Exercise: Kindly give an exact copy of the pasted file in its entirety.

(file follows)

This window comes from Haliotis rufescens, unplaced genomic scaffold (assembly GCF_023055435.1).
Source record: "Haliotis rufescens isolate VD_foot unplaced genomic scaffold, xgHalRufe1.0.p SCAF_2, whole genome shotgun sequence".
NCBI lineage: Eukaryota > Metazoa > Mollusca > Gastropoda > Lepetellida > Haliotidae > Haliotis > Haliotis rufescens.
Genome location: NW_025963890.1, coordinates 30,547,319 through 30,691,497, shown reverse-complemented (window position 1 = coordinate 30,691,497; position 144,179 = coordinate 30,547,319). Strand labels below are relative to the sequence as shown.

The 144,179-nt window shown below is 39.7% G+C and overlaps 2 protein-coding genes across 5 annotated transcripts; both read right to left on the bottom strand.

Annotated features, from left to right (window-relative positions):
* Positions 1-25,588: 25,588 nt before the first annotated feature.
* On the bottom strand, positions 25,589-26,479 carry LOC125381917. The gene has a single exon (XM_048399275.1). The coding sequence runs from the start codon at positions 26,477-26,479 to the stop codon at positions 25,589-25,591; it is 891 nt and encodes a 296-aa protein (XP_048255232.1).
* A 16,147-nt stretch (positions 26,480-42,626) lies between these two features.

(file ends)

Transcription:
This window comes from Haliotis rufescens, unplaced genomic scaffold (assembly GCF_023055435.1).
Source record: "Haliotis rufescens isolate VD_foot unplaced genomic scaffold, xgHalRufe1.0.p SCAF_2, whole genome shotgun sequence".
NCBI lineage: Eukaryota > Metazoa > Mollusca > Gastropoda > Lepetellida > Haliotidae > Haliotis > Haliotis rufescens.
Genome location: NW_025963890.1, coordinates 30,547,319 through 30,691,497, shown reverse-complemented (window position 1 = coordinate 30,691,497; position 144,179 = coordinate 30,547,319). Strand labels below are relative to the sequence as shown.

The 144,179-nt window shown below is 39.7% G+C and overlaps 2 protein-coding genes across 5 annotated transcripts; both read right to left on the bottom strand.

Annotated features, from left to right (window-relative positions):
* Positions 1-25,588: 25,588 nt before the first annotated feature.
* On the bottom strand, positions 25,589-26,479 carry LOC125381917. The gene has a single exon (XM_048399275.1). The coding sequence runs from the start codon at positions 26,477-26,479 to the stop codon at positions 25,589-25,591; it is 891 nt and encodes a 296-aa protein (XP_048255232.1).
* A 16,147-nt stretch (positions 26,480-42,626) lies between these two features.